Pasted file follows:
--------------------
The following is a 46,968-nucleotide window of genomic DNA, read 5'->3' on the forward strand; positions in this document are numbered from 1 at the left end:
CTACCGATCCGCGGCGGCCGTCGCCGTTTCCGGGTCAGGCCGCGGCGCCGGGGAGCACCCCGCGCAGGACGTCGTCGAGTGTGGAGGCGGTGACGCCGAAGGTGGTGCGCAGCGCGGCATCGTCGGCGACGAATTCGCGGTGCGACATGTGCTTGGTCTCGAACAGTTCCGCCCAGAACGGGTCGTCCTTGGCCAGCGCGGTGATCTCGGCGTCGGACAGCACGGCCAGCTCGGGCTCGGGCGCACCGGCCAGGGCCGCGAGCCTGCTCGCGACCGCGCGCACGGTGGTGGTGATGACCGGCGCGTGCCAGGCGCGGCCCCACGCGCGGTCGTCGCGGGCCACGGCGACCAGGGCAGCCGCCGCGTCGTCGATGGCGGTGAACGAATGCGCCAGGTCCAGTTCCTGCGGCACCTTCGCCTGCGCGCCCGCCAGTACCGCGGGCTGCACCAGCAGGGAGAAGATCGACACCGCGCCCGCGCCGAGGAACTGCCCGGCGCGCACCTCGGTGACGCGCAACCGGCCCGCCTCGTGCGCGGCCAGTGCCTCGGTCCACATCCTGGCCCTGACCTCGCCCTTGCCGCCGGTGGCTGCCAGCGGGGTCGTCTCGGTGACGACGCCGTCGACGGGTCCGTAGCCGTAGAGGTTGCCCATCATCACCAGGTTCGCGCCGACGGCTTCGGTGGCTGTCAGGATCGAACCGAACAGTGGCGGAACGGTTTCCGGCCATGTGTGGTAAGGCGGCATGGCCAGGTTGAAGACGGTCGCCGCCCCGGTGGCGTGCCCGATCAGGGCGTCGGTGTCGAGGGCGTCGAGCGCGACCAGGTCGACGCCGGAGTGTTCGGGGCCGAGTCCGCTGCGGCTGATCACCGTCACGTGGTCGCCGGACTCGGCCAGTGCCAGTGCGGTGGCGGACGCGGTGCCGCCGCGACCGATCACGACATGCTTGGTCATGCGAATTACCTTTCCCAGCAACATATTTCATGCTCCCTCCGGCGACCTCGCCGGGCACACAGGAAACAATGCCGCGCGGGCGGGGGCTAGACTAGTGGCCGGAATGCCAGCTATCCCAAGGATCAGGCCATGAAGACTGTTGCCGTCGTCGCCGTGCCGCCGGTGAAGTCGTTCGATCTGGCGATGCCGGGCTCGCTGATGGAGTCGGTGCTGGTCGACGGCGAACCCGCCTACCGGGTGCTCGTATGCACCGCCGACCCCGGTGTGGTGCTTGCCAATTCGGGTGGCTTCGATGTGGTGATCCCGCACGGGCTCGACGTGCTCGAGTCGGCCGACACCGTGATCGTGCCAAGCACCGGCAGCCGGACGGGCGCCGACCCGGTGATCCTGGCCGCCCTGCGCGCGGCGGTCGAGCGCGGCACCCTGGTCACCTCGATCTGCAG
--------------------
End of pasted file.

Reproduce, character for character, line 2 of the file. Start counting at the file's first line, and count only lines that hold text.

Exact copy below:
CTACCGATCCGCGGCGGCCGTCGCCGTTTCCGGGTCAGGCCGCGGCGCCGGGGAGCACCCCGCGCAGGACGTCGTCGAGTGTGGAGGCGGTGACGCCGAAGGTGGTGCGCAGCGCGGCATCGTCGGCGACGAATTCGCGGTGCGACATGTGCTTGGTCTCGAACAGTTCCGCCCAGAACGGGTCGTCCTTGGCCAGCGCGGTGATCTCGGCGTCGGACAGCACGGCCAGCTCGGGCTCGGGCGCACCGGCCAGGGCCGCGAGCCTGCTCGCGACCGCGCGCACGGTGGTGGTGATGACCGGCGCGTGCCAGGCGCGGCCCCACGCGCGGTCGTCGCGGGCCACGGCGACCAGGGCAGCCGCCGCGTCGTCGATGGCGGTGAACGAATGCGCCAGGTCCAGTTCCTGCGGCACCTTCGCCTGCGCGCCCGCCAGTACCGCGGGCTGCACCAGCAGGGAGAAGATCGACACCGCGCCCGCGCCGAGGAACTGCCCGGCGCGCACCTCGGTGACGCGCAACCGGCCCGCCTCGTGCGCGGCCAGTGCCTCGGTCCACATCCTGGCCCTGACCTCGCCCTTGCCGCCGGTGGCTGCCAGCGGGGTCGTCTCGGTGACGACGCCGTCGACGGGTCCGTAGCCGTAGAGGTTGCCCATCATCACCAGGTTCGCGCCGACGGCTTCGGTGGCTGTCAGGATCGAACCGAACAGTGGCGGAACGGTTTCCGGCCATGTGTGGTAAGGCGGCATGGCCAGGTTGAAGACGGTCGCCGCCCCGGTGGCGTGCCCGATCAGGGCGTCGGTGTCGAGGGCGTCGAGCGCGACCAGGTCGACGCCGGAGTGTTCGGGGCCGAGTCCGCTGCGGCTGATCACCGTCACGTGGTCGCCGGACTCGGCCAGTGCCAGTGCGGTGGCGGACGCGGTGCCGCCGCGACCGATCACGACATGCTTGGTCATGCGAATTACCTTTCCCAGCAACATATTTCATGCTCCCTCCGGCGACCTCGCCGGGCACACAGGAAACAATGCCGCGCGGGCGGGGGCTAGACTAGTGGCCGGAATGCCAGCTATCCCAAGGATCAGGCCATGAAGACTGTTGCCGTCGTCGCCGTGCCGCCGGTGAAGTCGTTCGATCTGGCGATGCCGGGCTCGCTGATGGAGTCGGTGCTGGTCGACGGCGAACCCGCCTACCGGGTGCTCGTATGCACCGCCGACCCCGGTGTGGTGCTTGCCAATTCGGGTGGCTTCGATGTGGTGATCCCGCACGGGCTCGACGTGCTCGAGTCGGCCGACACCGTGATCGTGCCAAGCACCGGCAGCCGGACGGGCGCCGACCCGGTGATCCTGGCCGCCCTGCGCGCGGCGGTCGAGCGCGGCACCCTGGTCACCTCGATCTGCAG